There are several different types of human coronaviruses, including the 2019 Novel Coronavirus (2019-nCoV) and the Middle East respiratory syndrome (MERS) and severe acute respiratory syndrome (SARS) coronaviruses.
How are coronavirus infections spread?
Human coronaviruses usually spread from an infected person to others through
- Coughing and sneezing without covering the mouth can disperse droplets into the air, spreading the virus.
- Rarely, feces (poop)
- Touching or shaking hands with a person that has the virus can pass the virus from one person to another.
- Making contact with a surface or object that has the virus and then touching your nose, eyes, or mouth.
- Touching an object or surface with the virus on it, then touching your mouth, nose, or eyes before washing your hands
- On rare occasions, a coronavirus may spread through contact with feces.
People in the U.S. are more likely to contract the disease in the winter or fall. The disease is still active during the rest of the year.
Young people are most likely to contract a coronavirus, and people can contract more than one infection over the course of a lifetime. Most people will become infected with at least one coronavirus in their life.
Risk of coronavirus infections?
Anyone can get a coronavirus infection, but young children are most likely to get infected. In the United States, infections are more common in the fall and winter.
Symptoms of Coronavirus
The symptoms of most coronaviruses are similar to any other upper respiratory infection, including runny nose, coughing, sore throat, and sometimes a fever. In most cases, you won’t know whether you have a coronavirus or a different cold-causing virus, such as rhinovirus.
You could get lab tests, including nose and throat cultures and blood work, to find out whether your cold was caused by a coronavirus, but there’s no reason to. The test results wouldn’t change how you treat your symptoms, which typically go away in a few days.
But if a coronavirus infection spreads to the lower respiratory tract (your windpipe and your lungs), it can cause pneumonia, especially in older people, people with heart disease, or people with weakened immune systems.
Common human coronaviruses
Common human coronaviruses, including types 229E, NL63, OC43, and HKU1, usually cause mild to moderate upper-respiratory tract illnesses, like the common cold. Most people get infected with these viruses at some point in their lives.
Cold- or flu-like symptoms usually set in from two to four days after coronavirus infection, and they are typically mild. These illnesses usually only last for a short amount of time. Symptoms may include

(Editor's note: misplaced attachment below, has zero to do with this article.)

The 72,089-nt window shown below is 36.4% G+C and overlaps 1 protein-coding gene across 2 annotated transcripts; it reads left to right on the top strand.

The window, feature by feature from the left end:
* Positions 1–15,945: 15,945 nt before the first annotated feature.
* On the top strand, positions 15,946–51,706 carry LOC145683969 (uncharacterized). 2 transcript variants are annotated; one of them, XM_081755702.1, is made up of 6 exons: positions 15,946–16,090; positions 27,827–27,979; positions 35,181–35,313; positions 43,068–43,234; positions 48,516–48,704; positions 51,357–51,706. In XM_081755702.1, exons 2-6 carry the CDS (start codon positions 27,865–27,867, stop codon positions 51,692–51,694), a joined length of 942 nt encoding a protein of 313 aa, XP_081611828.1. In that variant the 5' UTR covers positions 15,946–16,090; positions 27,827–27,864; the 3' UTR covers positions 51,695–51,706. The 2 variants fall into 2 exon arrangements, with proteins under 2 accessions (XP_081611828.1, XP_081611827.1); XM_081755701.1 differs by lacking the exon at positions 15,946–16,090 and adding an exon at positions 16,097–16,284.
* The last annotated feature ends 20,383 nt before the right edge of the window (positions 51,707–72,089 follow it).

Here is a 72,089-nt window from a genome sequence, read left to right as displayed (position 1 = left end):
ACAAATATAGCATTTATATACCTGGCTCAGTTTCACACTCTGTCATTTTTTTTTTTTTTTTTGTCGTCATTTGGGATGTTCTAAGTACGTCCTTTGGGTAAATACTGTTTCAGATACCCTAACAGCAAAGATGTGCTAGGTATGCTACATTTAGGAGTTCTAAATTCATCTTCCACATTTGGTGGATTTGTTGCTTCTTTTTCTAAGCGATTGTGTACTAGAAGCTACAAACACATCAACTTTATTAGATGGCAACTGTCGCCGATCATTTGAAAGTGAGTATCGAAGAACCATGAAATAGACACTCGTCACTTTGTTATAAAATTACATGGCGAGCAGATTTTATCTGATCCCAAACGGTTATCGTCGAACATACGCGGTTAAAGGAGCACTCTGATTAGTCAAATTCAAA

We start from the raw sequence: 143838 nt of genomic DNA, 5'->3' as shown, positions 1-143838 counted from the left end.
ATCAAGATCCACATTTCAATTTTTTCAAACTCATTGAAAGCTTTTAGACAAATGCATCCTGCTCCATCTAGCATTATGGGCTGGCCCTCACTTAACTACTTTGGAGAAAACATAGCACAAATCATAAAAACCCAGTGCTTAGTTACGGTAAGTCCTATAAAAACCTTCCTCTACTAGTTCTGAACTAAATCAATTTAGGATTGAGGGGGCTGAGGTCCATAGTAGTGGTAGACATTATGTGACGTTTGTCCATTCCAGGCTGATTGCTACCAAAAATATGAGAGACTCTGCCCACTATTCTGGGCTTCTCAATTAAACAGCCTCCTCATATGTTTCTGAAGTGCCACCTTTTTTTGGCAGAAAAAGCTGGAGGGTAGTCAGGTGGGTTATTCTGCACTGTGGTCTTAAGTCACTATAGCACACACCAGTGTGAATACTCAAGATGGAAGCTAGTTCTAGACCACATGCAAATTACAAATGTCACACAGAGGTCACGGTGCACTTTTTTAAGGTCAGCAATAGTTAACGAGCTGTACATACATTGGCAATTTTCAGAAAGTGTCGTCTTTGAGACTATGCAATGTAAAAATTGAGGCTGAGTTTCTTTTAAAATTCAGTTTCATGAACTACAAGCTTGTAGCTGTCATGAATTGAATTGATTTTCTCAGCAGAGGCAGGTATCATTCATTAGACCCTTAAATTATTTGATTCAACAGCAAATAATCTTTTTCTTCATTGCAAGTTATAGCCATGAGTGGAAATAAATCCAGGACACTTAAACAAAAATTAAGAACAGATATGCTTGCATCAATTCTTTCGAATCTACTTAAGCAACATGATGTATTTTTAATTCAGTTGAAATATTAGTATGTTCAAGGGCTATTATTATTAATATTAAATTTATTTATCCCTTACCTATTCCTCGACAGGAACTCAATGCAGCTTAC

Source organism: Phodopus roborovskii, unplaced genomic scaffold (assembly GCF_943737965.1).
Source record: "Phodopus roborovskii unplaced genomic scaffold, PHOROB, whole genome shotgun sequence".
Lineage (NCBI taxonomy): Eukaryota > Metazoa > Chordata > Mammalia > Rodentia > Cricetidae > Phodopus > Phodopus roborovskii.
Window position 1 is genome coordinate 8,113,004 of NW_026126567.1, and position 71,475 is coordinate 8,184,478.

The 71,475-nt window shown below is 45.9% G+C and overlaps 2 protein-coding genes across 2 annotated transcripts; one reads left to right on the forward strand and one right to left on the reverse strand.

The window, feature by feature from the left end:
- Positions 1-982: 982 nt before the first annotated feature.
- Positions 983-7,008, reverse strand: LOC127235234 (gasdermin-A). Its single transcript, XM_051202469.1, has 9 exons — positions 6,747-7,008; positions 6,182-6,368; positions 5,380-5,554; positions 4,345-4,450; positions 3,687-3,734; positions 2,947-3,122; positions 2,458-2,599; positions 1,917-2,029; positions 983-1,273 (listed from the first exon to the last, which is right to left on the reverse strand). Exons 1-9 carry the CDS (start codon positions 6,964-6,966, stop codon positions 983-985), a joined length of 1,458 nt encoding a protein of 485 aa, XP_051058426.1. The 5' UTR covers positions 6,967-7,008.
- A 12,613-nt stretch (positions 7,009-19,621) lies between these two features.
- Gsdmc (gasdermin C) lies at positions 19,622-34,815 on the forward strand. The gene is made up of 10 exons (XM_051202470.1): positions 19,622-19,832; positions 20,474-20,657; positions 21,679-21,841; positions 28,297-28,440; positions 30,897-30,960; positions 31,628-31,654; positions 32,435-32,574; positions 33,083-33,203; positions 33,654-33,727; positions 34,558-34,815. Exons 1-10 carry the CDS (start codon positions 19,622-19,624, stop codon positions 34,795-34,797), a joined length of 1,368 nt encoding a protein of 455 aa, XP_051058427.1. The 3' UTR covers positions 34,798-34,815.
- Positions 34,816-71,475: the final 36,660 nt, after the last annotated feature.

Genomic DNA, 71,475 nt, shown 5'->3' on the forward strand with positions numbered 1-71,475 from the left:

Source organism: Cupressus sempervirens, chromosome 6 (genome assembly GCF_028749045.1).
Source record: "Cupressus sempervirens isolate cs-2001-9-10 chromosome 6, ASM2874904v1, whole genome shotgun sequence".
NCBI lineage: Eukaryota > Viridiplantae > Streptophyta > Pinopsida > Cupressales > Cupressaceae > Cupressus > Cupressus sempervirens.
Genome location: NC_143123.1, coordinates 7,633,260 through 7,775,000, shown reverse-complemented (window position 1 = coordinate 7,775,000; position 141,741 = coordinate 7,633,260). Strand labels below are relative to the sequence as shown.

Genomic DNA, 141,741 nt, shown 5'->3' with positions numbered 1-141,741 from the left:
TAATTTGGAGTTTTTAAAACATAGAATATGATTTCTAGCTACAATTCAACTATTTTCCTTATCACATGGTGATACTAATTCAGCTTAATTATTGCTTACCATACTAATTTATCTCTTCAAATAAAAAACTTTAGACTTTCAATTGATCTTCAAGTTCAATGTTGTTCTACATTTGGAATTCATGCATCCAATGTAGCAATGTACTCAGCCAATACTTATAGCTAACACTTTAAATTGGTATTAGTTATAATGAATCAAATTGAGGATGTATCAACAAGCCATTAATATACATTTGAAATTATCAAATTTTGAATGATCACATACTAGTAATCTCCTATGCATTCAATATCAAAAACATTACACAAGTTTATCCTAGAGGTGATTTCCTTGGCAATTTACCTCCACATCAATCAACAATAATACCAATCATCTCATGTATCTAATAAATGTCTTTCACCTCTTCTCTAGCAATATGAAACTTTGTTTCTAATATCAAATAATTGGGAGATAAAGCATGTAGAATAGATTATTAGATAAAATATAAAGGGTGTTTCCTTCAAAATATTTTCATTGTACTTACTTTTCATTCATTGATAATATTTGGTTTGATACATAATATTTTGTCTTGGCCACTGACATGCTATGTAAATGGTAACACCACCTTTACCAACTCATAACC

- runny nose
- a cough
- in rare cases,
- exacerbated asthma
- sore throat
- a general feeling of being unwell
Some coronaviruses can cause severe symptoms. The infections may turn into bronchitis and pneumonia, which cause symptoms such as
- Fever, which may be quite high if you have pneumonia
- Cough with mucus
- Shortness of breath
- Chest pain or tightness when you breathe and cough
Severe infections are more common in people with heart or lung diseases, people with weakened immune systems, infants, and older adults.
Human coronaviruses can sometimes cause lower-respiratory tract illnesses, such as pneumonia or bronchitis. This is more common in people with cardiopulmonary disease, people with weakened immune systems, infants, and older adults.
Other Human Coronaviruses
Two other human coronaviruses, MERS-CoV and SARS-CoV have been known to frequently cause severe symptoms. MERS symptoms usually include fever, cough, and shortness of breath which often progress to pneumonia. About 3 or 4 out of every 10 patients reported with MERS have died.
MERS cases continue to occur, primarily in the Arabian Peninsula. SARS symptoms often included fever, chills, and body aches which usually progressed to pneumonia. No human cases of SARS have been reported anywhere in the world since 2004.
Your healthcare provider may order laboratory tests on respiratory specimens and serum (part of your blood) to detect human coronaviruses. Laboratory testing is more likely to be used if you have severe disease or are suspected of having MERS.